This I realized was what it meant to feel alive, because this feeling, this extraordinary pulsing resonance, the bleary-eyed ecstatic poignancy with which I felt the world around me was so obviously the opposite of what it must be to not be. This moment, I realize now, some eighteen hours after the event, was one of total ego death. There was no mediator between the outside world and cognition. No critic or internal monologuist. No parser.
Within a minute of leaving the car to survey the damage, I found myself balanced on my pelvis from the car’s roof reaching down into the back seat to find my phone, my friends’ phones. As I was doing this, car lights shone from around the corner.
The driver of the pickup truck was nineteen. He worked at a gas station, smiled a lot, sounded kind of like Sarah Palin, and shrugged off bashfully our gratitude for his choosing to stop. One of the passengers, an eighteen year old, seemed so excited to be finally through with high school, in two weeks. The last passenger, a sixteen year old, joked with me, after the group helped us figure out exactly where we were and which police station to call, when the siren’s screaming shut out the peepers, that this is probably the only time in the both of our lives that we’re thankful to hear sirens. “Ain’t that the truth.”
It was the norepinephrine talking. During this period, while we were waiting for the tow truck to come, the four of us who were in the car embraced several times. I joked that this was an inopportune time to have just lost five pounds of body fat. This as I shed my sweater for the girl. We reassured ourselves, recursively, that we were lucky. That we weren’t hurt. That we’re alive. That the car, a ’95 Oldsmobile coup, was probably totaled but that’s okay because it was built like a fucking tank and didn’t crumple and crush us.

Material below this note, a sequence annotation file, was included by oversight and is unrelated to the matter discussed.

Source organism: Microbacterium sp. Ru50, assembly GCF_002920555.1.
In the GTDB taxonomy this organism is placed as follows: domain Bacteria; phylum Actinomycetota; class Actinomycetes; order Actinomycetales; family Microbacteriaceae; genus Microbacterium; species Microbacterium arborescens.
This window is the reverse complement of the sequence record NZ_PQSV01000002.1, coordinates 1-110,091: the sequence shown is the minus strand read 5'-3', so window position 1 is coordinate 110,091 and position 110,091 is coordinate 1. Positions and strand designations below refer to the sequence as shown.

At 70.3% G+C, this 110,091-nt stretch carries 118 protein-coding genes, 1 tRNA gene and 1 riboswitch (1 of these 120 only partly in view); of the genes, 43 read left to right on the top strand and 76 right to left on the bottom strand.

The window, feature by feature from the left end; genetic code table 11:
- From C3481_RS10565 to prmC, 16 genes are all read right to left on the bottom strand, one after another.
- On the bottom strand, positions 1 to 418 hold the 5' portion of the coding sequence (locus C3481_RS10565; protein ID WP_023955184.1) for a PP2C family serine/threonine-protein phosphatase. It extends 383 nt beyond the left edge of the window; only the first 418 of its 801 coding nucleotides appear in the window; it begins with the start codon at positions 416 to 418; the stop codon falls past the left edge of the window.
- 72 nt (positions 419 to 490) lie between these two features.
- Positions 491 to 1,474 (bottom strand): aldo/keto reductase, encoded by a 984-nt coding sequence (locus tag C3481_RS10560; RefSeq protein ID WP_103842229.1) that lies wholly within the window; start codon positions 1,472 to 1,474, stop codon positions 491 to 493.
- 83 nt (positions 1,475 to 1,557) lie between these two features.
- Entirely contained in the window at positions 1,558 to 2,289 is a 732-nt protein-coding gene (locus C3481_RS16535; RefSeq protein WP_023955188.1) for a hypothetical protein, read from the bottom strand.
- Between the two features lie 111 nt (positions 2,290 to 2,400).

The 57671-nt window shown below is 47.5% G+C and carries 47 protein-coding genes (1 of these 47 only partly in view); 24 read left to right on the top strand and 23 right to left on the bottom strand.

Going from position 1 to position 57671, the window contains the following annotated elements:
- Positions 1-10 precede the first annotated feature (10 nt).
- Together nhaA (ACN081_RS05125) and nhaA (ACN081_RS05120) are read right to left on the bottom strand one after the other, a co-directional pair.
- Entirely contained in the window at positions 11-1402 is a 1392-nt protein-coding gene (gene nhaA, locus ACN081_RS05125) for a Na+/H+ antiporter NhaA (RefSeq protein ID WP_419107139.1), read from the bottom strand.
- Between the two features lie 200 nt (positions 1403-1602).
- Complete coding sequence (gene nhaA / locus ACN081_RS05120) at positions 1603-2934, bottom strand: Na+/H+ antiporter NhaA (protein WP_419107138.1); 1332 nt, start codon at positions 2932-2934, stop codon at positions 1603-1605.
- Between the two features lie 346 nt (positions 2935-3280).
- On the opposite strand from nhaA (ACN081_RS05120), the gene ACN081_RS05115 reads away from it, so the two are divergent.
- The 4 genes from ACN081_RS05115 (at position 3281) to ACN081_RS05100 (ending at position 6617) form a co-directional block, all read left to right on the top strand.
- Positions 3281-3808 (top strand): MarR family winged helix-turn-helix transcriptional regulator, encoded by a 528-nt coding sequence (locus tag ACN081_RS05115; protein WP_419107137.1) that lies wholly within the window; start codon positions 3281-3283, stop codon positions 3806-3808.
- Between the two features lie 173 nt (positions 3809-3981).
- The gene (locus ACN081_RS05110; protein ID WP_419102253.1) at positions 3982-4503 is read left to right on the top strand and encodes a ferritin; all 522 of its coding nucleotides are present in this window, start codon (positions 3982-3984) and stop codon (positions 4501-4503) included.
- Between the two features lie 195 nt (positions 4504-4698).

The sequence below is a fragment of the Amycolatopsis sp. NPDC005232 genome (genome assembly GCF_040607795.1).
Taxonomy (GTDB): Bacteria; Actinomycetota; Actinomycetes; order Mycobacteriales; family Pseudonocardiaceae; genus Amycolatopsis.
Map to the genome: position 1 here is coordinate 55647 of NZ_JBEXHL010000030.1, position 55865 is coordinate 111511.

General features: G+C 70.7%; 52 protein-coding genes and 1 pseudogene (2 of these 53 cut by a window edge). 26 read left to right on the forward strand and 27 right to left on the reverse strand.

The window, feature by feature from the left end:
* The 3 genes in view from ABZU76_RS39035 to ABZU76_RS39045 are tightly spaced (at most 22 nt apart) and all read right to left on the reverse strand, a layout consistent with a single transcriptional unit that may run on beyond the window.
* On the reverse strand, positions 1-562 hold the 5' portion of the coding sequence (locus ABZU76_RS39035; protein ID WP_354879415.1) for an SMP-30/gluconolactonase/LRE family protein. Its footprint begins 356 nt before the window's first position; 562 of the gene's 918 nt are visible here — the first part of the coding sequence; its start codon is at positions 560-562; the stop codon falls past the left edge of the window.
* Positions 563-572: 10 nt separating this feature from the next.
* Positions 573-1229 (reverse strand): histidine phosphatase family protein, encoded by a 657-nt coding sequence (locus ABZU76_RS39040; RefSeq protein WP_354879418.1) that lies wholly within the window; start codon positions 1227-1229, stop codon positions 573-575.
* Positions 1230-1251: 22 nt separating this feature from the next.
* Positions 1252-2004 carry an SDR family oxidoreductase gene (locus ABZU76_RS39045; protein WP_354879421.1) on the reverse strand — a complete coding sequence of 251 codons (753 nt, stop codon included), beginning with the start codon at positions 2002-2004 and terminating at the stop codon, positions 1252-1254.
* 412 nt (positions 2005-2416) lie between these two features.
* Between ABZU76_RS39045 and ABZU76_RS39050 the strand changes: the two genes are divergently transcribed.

Redundancy, repetition, constancy is the fundament upon which we regroup and rebuild. That three-word narrative, “We are okay”, it’s a powerful one. The center holds.
It took two tow trucks to salvage the car: One to winch it right-side-up, and one to haul it to the salvage yard. The driver of the large flatbed wrecker seemed tired. His wrinkles indicated prolonged, subtle sadness worn in. His younger assistant, about 40, carried that same doleful expression. One got the feeling that they’d seen a lot.
The drive to Eau Claire was a silent one, save for a discussion with the driver. He gave us some fatherly advice, said for the first time a phrase I’d hear repeated over and over. Next time, we should just hold steady and “take the animal”.
We were all fine, but one of the passenger’s mothers insisted that we go to an ER to get checked out. So we did. The tow truck driver dropped us off in front of the Sacred Heart medical center’s Emergency entrance. Just as he was pulling away, one of the multitudinous little tragedies the hospital staff must deal with was unfolding. There was a later-model black sedan also parked at the ER. Its engine was running loud. Two tan muscular college-aged men got out from the front and opened the back doors. Two generically attractive college girls got out. They were wearing identical trucker hats.